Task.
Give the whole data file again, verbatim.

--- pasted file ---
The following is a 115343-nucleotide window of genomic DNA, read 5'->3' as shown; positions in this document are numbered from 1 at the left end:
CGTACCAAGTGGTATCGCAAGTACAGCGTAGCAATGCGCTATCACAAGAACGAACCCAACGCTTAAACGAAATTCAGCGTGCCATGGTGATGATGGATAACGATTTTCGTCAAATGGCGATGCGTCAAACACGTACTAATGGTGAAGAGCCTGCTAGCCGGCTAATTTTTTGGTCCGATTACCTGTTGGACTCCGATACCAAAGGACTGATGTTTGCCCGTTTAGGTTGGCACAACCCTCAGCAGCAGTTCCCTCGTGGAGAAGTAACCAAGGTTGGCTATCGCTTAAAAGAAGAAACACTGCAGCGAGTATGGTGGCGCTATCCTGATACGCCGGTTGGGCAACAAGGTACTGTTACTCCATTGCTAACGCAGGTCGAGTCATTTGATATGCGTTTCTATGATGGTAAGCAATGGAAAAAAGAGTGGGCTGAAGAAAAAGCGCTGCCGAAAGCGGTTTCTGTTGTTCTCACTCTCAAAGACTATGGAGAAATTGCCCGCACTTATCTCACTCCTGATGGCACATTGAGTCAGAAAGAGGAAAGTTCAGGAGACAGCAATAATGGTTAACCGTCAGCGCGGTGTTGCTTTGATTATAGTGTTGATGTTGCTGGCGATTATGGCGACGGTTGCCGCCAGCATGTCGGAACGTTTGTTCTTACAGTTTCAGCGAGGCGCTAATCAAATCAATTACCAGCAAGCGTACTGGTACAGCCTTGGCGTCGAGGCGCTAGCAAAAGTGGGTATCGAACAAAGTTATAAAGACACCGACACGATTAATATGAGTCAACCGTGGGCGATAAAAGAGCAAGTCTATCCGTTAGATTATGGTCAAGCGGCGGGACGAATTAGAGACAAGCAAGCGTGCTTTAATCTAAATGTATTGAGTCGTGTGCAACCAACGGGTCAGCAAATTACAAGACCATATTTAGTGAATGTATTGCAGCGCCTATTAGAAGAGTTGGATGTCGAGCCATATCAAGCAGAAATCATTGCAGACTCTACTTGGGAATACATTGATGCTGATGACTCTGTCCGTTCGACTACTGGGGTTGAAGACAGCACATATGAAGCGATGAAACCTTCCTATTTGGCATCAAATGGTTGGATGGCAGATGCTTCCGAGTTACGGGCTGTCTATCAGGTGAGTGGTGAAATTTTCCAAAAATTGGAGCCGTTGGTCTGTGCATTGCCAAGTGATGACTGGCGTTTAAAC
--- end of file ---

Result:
The following is a 115343-nucleotide window of genomic DNA, read 5'->3' as shown; positions in this document are numbered from 1 at the left end:
CGTACCAAGTGGTATCGCAAGTACAGCGTAGCAATGCGCTATCACAAGAACGAACCCAACGCTTAAACGAAATTCAGCGTGCCATGGTGATGATGGATAACGATTTTCGTCAAATGGCGATGCGTCAAACACGTACTAATGGTGAAGAGCCTGCTAGCCGGCTAATTTTTTGGTCCGATTACCTGTTGGACTCCGATACCAAAGGACTGATGTTTGCCCGTTTAGGTTGGCACAACCCTCAGCAGCAGTTCCCTCGTGGAGAAGTAACCAAGGTTGGCTATCGCTTAAAAGAAGAAACACTGCAGCGAGTATGGTGGCGCTATCCTGATACGCCGGTTGGGCAACAAGGTACTGTTACTCCATTGCTAACGCAGGTCGAGTCATTTGATATGCGTTTCTATGATGGTAAGCAATGGAAAAAAGAGTGGGCTGAAGAAAAAGCGCTGCCGAAAGCGGTTTCTGTTGTTCTCACTCTCAAAGACTATGGAGAAATTGCCCGCACTTATCTCACTCCTGATGGCACATTGAGTCAGAAAGAGGAAAGTTCAGGAGACAGCAATAATGGTTAACCGTCAGCGCGGTGTTGCTTTGATTATAGTGTTGATGTTGCTGGCGATTATGGCGACGGTTGCCGCCAGCATGTCGGAACGTTTGTTCTTACAGTTTCAGCGAGGCGCTAATCAAATCAATTACCAGCAAGCGTACTGGTACAGCCTTGGCGTCGAGGCGCTAGCAAAAGTGGGTATCGAACAAAGTTATAAAGACACCGACACGATTAATATGAGTCAACCGTGGGCGATAAAAGAGCAAGTCTATCCGTTAGATTATGGTCAAGCGGCGGGACGAATTAGAGACAAGCAAGCGTGCTTTAATCTAAATGTATTGAGTCGTGTGCAACCAACGGGTCAGCAAATTACAAGACCATATTTAGTGAATGTATTGCAGCGCCTATTAGAAGAGTTGGATGTCGAGCCATATCAAGCAGAAATCATTGCAGACTCTACTTGGGAATACATTGATGCTGATGACTCTGTCCGTTCGACTACTGGGGTTGAAGACAGCACATATGAAGCGATGAAACCTTCCTATTTGGCATCAAATGGTTGGATGGCAGATGCTTCCGAGTTACGGGCTGTCTATCAGGTGAGTGGTGAAATTTTCCAAAAATTGGAGCCGTTGGTCTGTGCATTGCCAAGTGATGACTGGCGTTTAAAC